Coffee affects your mouth in two ways. First, it lowers the temperature of your mouth and gums. Second, it reduces the blood flow to your gums. The combination of lowered temperature and restricted blood flow means your gums do not get all of the necessary oxygen they need to continue functioning properly.
Saliva contains oxygen and specialized enzymes which help prevent gum disease by killing the unnecessary bacteria in your mouth. However, drinking coffee can cause dehydration and reduce the amount of saliva you produce, thus increasing your chances of developing gum disease.
For more information on the prevention of dental disease, contact Dr. George Kirtley DDS at 317-841-1111 or visit his website www.smilesbygeorge.com.
According to a fertility expert in Stockholm Sweden, research shows that gum disease can potentially lengthen the time it takes a woman to become pregnant by an average of two months.
In the study they analyzed data from over 3,400 pregnant women from Western Australia. They found that women with gum disease took two months longer on average to conceive than women without gum disease (seven months instead of five). Non-Caucasian women appeared to be the group most affected. They were likely to take more than 12 months to become pregnant if they had gum disease.
Researchers say all women that are about to plan a family should see their general practitioner to make sure they are in good health. In addition, they are now recommending all women should see their dentist to have any type of gum disease treated and make sure they are in good oral health before trying to conceive.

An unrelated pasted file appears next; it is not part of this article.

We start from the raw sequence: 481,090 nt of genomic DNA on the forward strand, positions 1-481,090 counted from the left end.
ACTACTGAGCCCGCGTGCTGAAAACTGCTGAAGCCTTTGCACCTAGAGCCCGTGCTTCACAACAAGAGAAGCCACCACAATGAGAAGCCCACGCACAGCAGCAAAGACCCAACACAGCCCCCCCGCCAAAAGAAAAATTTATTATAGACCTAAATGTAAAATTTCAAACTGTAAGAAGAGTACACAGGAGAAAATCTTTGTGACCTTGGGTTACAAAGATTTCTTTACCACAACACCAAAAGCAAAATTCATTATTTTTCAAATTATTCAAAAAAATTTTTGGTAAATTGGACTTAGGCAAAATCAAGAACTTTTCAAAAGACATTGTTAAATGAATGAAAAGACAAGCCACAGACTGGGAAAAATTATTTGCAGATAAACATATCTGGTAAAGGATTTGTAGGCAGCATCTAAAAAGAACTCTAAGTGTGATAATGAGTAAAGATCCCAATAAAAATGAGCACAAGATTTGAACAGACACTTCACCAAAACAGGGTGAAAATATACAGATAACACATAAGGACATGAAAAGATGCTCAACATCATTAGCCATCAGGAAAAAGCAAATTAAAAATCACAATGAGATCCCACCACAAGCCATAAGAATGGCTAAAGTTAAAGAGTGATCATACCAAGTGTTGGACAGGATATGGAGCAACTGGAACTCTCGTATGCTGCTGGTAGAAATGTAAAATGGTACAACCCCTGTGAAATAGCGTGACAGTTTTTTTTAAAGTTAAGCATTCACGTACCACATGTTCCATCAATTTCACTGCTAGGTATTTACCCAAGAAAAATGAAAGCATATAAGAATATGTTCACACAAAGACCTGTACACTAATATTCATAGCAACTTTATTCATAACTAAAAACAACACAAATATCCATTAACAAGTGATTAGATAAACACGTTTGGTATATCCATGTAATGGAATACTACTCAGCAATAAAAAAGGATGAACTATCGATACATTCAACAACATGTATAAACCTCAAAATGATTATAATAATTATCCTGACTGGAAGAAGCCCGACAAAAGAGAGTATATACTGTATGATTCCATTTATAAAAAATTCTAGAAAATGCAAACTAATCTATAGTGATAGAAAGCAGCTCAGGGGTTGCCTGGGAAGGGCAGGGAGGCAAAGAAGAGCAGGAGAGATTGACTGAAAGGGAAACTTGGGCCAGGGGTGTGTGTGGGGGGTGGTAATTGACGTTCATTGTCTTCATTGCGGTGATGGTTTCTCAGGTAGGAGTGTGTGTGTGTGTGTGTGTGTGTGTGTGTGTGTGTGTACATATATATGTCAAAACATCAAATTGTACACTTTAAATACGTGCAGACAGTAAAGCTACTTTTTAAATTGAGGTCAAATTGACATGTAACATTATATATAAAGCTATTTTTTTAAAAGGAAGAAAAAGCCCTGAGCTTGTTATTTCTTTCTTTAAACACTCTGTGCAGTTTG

The study also confirmed additional negative influences on a woman’s time to conceive; being over 35 years old, being overweight and a smoker. In addition, the study also demonstrated conclusively that treatment of periodontal disease does not prevent pre-term birth, and the treatment does not have any adverse effects on the mother or fetus during pregnancy.
Contact Dr. George Kirtley to make an appointment to ensure your dental health is not compromised. 317-841-1111 or visit his website www.smilesbygeorge.com.
Content source: DentalTribune.com
Current research shows a link between periodontal disease and cardiovascular disease in some patients. Though there is not concrete evidence as of yet, health-care providers and patients should not ignore the risks gum disease contributing to heart disease.
Patients should be getting a comprehensive periodontal evaluation from their dental professional at least once a year. This should entail a full examination of teeth and gums, overall health status and age. Patients who are diagnosed with periodontal disease should inform their health care provider to reassure better incorporation of their care.
According to Pamela McClain, DDS, president of the American Academy of Periodontology , “There is no compelling evidence to support that treating periodontal disease will reduce cardiovascular disease at this time,” McClain said, “but we do know that periodontal care will improve your oral health status, reduce systemic inflammation and might be good for your heart as well.”
Schedule your next dental checkup today, don’t wait until it’s too late. Contact Dr. George Kirtley DDS at 317-841-1111 or visit his website www.smilesbygeorge.com.